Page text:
Can you distil a press release into 140 characters or less? Brevity is a skill which will provide you with focused messages which are concise and eye-catching. Make the most of the social media available to you and make your social media newsroom or company blog a place to interact. Social media is rich with emotional connections – we share things because they speak to us, they resonate, they move us in some way.
Communication is more important than a pitch. Make people feel that they are part of your network. Encourage them to become your ambassador. Social media has its own society and you must participate in a genuine way for people to believe in you and pay attention to what you are saying.
Tips and Hints (from the live chat)
– Don’t just target the A-listers as your main influencers. Consider the ‘magic middle’, populated by people who may have less of an audience, but who have a following of highly concentrated individuals actively seeking the information from that person. Gaining the support of one of these influencers can be more effective than an A-lister.
– Gaining influencers is still, despite the many tools out there, mainly a manual process – you need to research and investigate the best people to connect with, and achieve that by reading what they are writing, finding out what they are about and forming a relationship.
– Find an angle or approach that interests people. Targeting the right individual with the right angle will make a story reach further than you can imagine.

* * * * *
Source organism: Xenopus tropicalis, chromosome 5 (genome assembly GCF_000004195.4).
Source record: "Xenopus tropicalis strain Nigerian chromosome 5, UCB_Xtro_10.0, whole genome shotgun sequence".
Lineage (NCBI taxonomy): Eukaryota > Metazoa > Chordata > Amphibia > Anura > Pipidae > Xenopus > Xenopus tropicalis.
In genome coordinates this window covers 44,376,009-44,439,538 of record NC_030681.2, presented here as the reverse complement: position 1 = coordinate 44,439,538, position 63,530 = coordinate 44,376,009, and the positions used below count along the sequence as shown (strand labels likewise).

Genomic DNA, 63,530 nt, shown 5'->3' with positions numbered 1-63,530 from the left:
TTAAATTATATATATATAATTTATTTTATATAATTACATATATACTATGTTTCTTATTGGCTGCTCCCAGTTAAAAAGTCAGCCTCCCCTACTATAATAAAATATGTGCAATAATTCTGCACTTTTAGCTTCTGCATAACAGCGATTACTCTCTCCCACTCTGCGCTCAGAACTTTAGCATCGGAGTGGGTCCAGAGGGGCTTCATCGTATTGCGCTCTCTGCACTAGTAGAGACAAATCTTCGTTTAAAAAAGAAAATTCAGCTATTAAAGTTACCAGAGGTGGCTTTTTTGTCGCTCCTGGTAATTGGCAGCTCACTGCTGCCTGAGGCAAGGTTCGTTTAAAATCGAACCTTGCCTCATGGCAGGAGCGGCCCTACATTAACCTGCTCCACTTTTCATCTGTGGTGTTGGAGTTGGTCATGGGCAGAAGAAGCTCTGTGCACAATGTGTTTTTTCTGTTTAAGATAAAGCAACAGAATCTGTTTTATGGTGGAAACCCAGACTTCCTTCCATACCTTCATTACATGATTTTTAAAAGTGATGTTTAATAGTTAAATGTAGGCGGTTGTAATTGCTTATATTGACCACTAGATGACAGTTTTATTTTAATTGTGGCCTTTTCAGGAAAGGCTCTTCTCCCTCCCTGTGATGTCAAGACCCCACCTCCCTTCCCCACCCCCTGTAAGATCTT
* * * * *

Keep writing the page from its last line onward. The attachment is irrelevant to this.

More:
– Personalise – don’t just bug someone because they are going to be influential in your targeted field – engage with them on a personal level to build a beneficial relationship.
– Invest time in your research and identification of your niche. Monitor and track content to see what works and what doesn’t. Have clear goals in mind before you make your move.
– Be prepared to stand out in front of your company and represent them personally. You don’t just have to ghost-write for the brand – make connections on a personal level.
Well, that’s all from us today – thanks again to Brian Solis for a great presentation. Come back next week for our Q&A session comprised of all the questions that couldn’t get answered on the day.
Engage! by Brian Solis
Putting the Public Back in Public Relations by Brian Solis and Deidre Breakenridge
The Hybrid Theory Manifesto by Brian Solis